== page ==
Back in January, we published an article explaining that Rep. Dan Johnston’s (R – District 24) House Bill 1052 has the potential to be the most impactful piece of legislation we’ve seen for many homeschool families in North Dakota. In fact, it may just be one of the great pieces of education legislation— period.
In a nutshell, HB 1052 would address a 2007 Attorney General’s opinion that interprets North Dakota’s current law as restricting those who can supervise home education to parents only. If passed, the definition of “parent” would be expanded to include “a child’s legal guardian”. The definition of “supervise” would include “the selection of materials, determination of an educational philosophy, and oversight of the method, manner, and delivery of instruction.”
As law, the implications of this bill are significant as it would open up a variety of opportunities for homeschool families across the state. For example, suppose a parent desires to strengthen a specific content area for their child. They would be free to use a tutor to provide that instruction. With the advancement of technology, other parents might choose from a number of on-line options now available to students across the country. These opportunities are technically not legal under the current law.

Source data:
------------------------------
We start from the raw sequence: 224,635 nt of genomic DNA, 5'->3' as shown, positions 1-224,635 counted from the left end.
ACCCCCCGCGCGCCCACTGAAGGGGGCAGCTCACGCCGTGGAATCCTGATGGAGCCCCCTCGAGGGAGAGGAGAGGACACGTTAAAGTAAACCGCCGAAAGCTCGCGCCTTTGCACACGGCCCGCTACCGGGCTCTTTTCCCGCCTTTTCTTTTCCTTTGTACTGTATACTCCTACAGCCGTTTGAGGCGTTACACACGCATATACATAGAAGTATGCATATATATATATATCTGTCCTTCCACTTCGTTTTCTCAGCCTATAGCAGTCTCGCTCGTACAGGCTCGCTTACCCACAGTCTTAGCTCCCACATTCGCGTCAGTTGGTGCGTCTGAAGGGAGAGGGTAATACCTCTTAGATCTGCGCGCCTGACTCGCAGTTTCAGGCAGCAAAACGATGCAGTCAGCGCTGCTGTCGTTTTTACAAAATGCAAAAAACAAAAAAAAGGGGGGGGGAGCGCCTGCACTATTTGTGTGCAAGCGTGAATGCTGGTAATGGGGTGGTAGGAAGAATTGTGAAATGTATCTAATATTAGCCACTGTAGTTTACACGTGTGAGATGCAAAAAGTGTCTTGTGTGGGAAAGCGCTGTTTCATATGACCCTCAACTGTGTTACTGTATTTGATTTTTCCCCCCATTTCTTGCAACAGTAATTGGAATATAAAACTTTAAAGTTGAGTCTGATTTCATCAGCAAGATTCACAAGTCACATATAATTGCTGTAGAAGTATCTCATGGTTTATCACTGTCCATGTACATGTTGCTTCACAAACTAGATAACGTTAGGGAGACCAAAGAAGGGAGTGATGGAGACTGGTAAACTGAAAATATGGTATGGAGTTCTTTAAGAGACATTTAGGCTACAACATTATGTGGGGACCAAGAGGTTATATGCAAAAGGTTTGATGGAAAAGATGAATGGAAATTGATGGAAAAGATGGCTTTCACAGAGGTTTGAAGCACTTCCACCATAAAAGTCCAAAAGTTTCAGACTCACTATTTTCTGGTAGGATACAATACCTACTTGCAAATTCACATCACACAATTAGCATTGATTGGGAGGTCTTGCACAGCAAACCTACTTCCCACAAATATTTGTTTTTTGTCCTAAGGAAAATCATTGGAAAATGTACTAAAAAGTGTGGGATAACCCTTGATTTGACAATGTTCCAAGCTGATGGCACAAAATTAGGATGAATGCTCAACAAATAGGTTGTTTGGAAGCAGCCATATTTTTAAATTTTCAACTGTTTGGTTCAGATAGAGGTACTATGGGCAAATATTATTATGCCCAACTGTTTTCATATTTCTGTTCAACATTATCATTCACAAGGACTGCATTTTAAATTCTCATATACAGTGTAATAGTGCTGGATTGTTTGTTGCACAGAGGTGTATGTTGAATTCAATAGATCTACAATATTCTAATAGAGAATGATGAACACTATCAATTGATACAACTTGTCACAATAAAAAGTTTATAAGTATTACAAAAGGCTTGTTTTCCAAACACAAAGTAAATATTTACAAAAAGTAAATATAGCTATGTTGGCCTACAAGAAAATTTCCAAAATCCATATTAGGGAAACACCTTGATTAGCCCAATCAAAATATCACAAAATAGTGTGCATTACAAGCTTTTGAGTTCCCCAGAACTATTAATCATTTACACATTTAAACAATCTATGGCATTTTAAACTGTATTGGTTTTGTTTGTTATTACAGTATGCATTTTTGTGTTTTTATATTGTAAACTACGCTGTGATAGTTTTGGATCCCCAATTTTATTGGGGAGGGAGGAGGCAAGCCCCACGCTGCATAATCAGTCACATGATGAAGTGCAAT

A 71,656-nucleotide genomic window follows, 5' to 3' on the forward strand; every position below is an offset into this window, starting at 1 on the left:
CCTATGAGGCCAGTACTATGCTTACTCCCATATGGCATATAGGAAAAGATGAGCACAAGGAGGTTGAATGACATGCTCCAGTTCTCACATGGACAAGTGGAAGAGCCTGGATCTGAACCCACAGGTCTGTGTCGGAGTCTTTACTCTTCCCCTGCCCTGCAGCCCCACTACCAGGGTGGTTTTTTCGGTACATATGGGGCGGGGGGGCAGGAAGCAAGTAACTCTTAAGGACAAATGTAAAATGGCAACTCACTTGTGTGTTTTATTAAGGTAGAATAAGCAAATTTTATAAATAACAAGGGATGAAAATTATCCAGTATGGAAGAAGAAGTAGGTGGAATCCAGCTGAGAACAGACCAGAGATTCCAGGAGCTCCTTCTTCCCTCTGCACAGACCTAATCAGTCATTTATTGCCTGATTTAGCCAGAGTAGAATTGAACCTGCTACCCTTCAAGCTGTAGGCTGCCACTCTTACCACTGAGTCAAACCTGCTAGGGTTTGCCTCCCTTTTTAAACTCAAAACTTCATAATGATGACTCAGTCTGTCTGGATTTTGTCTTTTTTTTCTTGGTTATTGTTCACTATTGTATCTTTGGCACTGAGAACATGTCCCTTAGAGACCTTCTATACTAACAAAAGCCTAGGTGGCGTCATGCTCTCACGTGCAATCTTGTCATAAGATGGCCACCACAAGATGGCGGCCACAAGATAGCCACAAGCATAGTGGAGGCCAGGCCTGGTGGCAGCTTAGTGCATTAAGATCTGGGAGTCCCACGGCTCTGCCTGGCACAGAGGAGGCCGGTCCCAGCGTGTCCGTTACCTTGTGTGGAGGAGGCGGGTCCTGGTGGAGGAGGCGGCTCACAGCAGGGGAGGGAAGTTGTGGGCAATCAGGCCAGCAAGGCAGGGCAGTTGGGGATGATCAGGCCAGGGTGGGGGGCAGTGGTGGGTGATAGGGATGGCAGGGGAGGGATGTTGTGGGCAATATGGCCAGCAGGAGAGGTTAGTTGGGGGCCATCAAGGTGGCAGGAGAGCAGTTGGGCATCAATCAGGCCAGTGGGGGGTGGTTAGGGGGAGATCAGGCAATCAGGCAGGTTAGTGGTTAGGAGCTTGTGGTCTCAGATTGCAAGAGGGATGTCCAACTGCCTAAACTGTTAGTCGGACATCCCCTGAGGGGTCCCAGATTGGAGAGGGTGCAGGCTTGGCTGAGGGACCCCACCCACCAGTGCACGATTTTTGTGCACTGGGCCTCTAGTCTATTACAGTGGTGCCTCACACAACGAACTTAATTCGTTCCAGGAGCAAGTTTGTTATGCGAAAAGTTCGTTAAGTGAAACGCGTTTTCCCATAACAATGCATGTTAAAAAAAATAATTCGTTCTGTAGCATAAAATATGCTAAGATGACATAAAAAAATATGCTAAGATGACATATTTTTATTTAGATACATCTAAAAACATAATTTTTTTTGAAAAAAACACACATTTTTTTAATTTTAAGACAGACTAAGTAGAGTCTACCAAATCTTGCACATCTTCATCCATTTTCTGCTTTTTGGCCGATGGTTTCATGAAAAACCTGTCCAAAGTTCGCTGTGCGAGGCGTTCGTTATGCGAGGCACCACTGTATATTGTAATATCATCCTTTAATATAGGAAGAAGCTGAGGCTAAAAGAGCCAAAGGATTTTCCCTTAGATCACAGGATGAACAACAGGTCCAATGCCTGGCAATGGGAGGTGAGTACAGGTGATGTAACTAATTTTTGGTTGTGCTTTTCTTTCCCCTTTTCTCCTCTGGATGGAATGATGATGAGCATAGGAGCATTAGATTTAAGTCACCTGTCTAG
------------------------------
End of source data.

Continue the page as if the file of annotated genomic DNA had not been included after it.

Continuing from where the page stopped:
When HB 1052 was heard in the Senate Education Committee yesterday, Senator Erin Oban (D – District 35) expressed her surprise that it took so long for this issue to be addressed. With the backing of the Governor’s Office and Department of Public Instruction behind it, the committee has now given the bill a 7-0 Do Pass recommendation.
As of this writing, the bill doesn’t appear on the Senate calendar for a vote, but we can expect that to happen soon. There’s literally been no legislative opposition to the bill at this point in the process. It came out of committee on the House side with a 13-0 Do Pass, passed the House on a vote of 90-0, and now received the 7-0 Do Pass on the Senate side. Nevertheless, it’s important that supporters of this legislation contact their senators and urge them to vote green.